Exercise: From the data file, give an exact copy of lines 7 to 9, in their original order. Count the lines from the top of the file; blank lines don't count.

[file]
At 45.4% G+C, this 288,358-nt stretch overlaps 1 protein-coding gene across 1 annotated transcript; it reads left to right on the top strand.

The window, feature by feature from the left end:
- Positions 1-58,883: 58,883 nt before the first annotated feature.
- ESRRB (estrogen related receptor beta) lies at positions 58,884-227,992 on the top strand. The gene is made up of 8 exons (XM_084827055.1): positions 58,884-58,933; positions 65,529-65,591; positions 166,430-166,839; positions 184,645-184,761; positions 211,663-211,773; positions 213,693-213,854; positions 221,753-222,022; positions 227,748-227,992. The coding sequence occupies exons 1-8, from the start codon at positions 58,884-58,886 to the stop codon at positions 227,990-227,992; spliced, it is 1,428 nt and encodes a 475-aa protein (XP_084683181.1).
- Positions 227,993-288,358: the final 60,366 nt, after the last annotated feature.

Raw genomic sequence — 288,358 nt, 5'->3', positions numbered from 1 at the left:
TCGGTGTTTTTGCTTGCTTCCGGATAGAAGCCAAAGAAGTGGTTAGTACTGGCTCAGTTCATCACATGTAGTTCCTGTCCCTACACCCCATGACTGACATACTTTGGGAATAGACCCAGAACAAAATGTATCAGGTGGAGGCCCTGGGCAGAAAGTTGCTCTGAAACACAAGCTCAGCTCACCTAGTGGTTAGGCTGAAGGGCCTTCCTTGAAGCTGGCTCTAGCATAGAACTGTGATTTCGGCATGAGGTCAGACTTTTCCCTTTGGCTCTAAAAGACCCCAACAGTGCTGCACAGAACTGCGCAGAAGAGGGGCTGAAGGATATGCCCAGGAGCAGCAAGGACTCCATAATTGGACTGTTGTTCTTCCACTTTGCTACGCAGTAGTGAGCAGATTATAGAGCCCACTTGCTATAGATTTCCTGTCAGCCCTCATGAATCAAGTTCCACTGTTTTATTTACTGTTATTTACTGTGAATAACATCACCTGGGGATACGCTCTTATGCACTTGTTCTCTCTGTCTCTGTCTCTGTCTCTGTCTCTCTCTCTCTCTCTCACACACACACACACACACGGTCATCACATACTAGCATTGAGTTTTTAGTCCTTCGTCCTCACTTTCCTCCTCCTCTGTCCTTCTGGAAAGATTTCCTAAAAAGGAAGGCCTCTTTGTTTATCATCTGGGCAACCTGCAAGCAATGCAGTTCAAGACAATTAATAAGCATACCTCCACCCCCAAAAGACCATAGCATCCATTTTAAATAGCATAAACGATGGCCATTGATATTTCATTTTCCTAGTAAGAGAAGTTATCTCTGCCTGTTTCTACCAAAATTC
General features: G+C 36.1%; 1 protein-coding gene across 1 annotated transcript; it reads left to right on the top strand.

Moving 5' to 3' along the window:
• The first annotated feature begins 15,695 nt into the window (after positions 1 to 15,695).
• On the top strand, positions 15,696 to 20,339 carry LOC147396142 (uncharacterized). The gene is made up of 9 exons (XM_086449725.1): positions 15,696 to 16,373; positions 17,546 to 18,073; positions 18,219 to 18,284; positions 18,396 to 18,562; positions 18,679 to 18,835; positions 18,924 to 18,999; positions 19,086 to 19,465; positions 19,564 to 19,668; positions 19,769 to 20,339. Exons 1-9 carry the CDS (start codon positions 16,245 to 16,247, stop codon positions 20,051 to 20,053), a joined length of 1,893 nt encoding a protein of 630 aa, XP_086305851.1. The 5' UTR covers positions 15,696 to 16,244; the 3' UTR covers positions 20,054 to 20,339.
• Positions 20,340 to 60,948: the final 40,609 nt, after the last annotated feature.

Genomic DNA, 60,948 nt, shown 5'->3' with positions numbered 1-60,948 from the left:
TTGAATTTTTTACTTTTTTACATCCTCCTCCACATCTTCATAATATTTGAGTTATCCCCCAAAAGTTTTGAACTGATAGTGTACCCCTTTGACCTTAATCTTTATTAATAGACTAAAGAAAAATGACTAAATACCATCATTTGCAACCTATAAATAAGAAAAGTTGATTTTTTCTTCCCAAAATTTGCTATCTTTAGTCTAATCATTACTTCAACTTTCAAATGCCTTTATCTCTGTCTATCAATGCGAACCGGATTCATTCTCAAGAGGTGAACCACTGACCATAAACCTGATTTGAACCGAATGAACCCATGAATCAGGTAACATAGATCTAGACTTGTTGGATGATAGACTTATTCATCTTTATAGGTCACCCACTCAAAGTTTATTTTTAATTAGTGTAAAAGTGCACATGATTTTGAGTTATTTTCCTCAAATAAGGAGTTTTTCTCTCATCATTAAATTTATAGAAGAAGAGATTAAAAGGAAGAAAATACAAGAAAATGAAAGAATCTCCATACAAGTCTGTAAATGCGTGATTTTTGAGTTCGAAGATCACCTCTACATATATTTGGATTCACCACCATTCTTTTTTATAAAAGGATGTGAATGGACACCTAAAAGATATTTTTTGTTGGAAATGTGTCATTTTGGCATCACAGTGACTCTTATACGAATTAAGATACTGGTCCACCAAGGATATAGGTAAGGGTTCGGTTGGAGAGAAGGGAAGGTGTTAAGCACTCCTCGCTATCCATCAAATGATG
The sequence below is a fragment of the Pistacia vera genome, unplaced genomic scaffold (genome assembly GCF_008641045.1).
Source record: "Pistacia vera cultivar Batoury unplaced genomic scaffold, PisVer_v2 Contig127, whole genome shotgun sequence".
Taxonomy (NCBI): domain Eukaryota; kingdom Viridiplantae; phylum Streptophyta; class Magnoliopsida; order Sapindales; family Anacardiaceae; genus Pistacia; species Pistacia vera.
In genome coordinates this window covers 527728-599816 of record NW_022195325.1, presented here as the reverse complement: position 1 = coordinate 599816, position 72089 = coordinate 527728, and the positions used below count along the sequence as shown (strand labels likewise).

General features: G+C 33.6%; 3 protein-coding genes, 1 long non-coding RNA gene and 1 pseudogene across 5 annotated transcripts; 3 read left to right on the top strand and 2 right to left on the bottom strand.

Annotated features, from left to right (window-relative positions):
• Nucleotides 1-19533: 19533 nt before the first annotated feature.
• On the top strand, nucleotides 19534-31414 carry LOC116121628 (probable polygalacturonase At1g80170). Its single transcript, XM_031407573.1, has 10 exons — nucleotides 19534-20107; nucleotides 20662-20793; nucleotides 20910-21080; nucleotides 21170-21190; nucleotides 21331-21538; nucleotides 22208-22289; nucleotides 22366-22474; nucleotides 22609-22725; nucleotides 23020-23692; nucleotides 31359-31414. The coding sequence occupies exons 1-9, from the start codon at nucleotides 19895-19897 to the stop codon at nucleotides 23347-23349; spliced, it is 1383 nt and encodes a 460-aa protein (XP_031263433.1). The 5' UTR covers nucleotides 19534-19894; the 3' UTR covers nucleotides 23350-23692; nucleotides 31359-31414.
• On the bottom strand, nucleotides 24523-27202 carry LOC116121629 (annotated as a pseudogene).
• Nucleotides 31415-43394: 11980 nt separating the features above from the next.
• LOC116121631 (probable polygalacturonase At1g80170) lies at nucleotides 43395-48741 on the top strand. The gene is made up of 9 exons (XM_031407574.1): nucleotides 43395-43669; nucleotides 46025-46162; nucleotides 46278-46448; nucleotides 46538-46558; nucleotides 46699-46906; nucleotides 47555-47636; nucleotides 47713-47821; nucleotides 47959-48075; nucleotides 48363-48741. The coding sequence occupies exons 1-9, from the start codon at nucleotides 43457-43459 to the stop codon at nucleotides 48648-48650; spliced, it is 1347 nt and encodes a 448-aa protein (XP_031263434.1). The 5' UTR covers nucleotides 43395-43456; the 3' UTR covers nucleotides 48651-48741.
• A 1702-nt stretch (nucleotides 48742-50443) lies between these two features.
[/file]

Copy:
TCGGTGTTTTTGCTTGCTTCCGGATAGAAGCCAAAGAAGTGGTTAGTACTGGCTCAGTTCATCACATGTAGTTCCTGTCCCTACACCCCATGACTGACATACTTTGGGAATAGACCCAGAACAAAATGTATCAGGTGGAGGCCCTGGGCAGAAAGTTGCTCTGAAACACAAGCTCAGCTCACCTAGTGGTTAGGCTGAAGGGCCTTCCTTGAAGCTGGCTCTAGCATAGAACTGTGATTTCGGCATGAGGTCAGACTTTTCCCTTTGGCTCTAAAAGACCCCAACAGTGCTGCACAGAACTGCGCAGAAGAGGGGCTGAAGGATATGCCCAGGAGCAGCAAGGACTCCATAATTGGACTGTTGTTCTTCCACTTTGCTACGCAGTAGTGAGCAGATTATAGAGCCCACTTGCTATAGATTTCCTGTCAGCCCTCATGAATCAAGTTCCACTGTTTTATTTACTGTTATTTACTGTGAATAACATCACCTGGGGATACGCTCTTATGCACTTGTTCTCTCTGTCTCTGTCTCTGTCTCTGTCTCTCTCTCTCTCTCTCACACACACACACACACACGGTCATCACATACTAGCATTGAGTTTTTAGTCCTTCGTCCTCACTTTCCTCCTCCTCTGTCCTTCTGGAAAGATTTCCTAAAAAGGAAGGCCTCTTTGTTTATCATCTGGGCAACCTGCAAGCAATGCAGTTCAAGACAATTAATAAGCATACCTCCACCCCCAAAAGACCATAGCATCCATTTTAAATAGCATAAACGATGGCCATTGATATTTCATTTTCCTAGTAAGAGAAGTTATCTCTGCCTGTTTCTACCAAAATTC
General features: G+C 36.1%; 1 protein-coding gene across 1 annotated transcript; it reads left to right on the top strand.

Moving 5' to 3' along the window: